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ANIMOSITY OVER TOURNAMENT SEEDING LINGERS AT U.S. OPEN
Published August 27, 1996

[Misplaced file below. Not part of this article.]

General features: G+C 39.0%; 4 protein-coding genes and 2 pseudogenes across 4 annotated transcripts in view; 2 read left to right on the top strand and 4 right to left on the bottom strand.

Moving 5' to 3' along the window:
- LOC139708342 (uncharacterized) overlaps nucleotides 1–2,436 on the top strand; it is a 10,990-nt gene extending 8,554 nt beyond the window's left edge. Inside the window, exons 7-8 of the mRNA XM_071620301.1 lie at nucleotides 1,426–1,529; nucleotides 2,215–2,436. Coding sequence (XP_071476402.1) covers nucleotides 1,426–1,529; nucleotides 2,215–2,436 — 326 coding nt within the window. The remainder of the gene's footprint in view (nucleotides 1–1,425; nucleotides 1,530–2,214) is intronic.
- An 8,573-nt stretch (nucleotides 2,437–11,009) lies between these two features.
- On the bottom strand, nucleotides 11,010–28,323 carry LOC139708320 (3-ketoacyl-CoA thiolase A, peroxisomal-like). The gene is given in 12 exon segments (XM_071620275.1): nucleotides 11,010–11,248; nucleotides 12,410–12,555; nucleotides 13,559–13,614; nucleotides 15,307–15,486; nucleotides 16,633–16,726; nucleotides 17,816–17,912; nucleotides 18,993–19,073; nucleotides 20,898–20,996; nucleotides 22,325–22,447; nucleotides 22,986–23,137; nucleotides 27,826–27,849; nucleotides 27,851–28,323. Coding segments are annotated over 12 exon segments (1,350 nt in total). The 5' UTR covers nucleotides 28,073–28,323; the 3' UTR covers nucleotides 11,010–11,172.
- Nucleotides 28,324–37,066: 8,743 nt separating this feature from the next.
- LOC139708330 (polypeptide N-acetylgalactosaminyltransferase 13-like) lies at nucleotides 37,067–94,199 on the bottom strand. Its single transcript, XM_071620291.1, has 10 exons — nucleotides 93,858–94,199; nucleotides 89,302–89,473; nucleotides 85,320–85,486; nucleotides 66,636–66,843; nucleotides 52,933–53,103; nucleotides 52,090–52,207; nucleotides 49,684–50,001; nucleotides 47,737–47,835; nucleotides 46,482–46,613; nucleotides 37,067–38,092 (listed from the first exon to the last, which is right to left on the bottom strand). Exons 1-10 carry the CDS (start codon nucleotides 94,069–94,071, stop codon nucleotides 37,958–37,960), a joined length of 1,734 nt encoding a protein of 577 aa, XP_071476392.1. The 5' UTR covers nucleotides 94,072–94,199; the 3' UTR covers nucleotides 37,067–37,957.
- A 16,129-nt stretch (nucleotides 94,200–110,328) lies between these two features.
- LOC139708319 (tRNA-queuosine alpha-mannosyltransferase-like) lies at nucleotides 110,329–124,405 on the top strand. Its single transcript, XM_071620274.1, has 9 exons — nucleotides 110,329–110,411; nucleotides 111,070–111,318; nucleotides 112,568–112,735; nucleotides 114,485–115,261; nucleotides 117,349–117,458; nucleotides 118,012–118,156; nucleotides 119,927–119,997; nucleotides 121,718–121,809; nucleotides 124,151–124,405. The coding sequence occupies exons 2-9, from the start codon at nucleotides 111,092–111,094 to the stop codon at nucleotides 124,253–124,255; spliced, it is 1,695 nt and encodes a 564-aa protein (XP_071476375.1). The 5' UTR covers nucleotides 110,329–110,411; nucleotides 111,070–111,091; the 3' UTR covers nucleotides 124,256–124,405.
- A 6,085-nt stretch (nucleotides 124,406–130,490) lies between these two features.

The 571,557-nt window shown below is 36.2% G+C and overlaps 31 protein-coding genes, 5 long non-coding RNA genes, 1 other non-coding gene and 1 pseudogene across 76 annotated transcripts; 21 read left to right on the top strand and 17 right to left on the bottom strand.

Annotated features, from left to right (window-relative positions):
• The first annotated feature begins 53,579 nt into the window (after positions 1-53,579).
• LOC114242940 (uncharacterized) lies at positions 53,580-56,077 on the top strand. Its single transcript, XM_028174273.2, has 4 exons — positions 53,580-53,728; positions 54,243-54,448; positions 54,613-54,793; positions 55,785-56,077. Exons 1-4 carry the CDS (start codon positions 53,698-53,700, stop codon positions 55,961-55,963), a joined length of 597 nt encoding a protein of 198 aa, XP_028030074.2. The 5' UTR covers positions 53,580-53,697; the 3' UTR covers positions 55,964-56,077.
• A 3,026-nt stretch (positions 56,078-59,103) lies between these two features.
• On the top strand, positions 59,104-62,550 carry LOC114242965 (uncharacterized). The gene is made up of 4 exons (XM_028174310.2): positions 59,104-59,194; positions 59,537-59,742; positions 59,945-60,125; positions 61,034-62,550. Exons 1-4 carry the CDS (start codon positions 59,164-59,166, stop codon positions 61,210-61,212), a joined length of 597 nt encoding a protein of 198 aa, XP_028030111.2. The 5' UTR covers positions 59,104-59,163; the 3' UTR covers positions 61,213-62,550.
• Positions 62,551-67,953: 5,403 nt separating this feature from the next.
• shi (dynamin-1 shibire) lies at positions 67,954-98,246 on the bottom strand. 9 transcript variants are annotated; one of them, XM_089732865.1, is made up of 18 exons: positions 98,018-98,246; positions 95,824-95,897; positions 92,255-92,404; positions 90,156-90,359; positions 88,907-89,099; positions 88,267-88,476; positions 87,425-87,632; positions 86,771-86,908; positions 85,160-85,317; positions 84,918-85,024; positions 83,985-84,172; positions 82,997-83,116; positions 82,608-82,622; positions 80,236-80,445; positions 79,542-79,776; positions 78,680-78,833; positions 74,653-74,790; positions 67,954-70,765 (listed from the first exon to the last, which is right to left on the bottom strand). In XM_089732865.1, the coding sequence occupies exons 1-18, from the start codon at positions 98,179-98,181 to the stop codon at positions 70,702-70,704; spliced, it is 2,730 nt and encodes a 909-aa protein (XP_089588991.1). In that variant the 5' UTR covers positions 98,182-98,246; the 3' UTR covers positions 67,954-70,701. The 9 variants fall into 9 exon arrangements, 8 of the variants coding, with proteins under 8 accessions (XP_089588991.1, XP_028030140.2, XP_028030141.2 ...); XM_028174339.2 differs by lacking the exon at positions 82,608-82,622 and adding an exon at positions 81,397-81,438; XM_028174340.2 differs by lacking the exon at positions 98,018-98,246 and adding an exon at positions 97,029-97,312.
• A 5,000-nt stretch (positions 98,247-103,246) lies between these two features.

ESPN's Brett Haber opened his report on the first day of the U.S. Open by saying, "Men's tennis almost went on strike on Monday." Foreign players kept up their criticism of the USTA's decision not to go by the ATP computer ranking and conduct their own draw with allegations that the system was "rigged" in favor of U.S. players. The theory, according to the critics, is that the USTA wants to keep U.S. players -- particularly Agassi, Chang and Sampras -- alive in the tournament for as long as possible to maintain high TV ratings and ticket sales. USTA President Les Snyder: "The important thing for folks to remember is that this is in the rules -- that we have a contract with the ATP that we'll use the ranking system for entry in the tournament, but not necessarily for seeding. All four Grand Slams have agreed to that" ("SportsCenter," 8/26). NEWSDAY's John Jeansonne reports, "Actual tennis action seemed to be bumped right off the radar screen by the brewing hurricane" (NEWSDAY, 8/27). In Philadelphia, Bill Fleischman writes, "The U.S. Open is burdened with a controversy that won't go away" (PHILA. DAILY NEWS, 8/27). Thomas Muster, who dropped from No. 2 in the ATP rankings to a No. 3 seed, "ripped the process" at a players-only meeting on Sunday, while taking several "shots" at Agassi (ATLANTA CONSTITUTION, 8/27). Michael Stich said he almost pulled out of the tournament in protest before his opening match yesterday. Stich said the players should have boycotted Monday to "get a stronger message through." Michael Chang, who replaced Muster as No. 2, said the reason he was a "no-show" at an ATP press conference on the matter was because he never received an invite. Chang supports the players' position (Gene Wojciechowski, CHICAGO TRIBUNE, 8/27).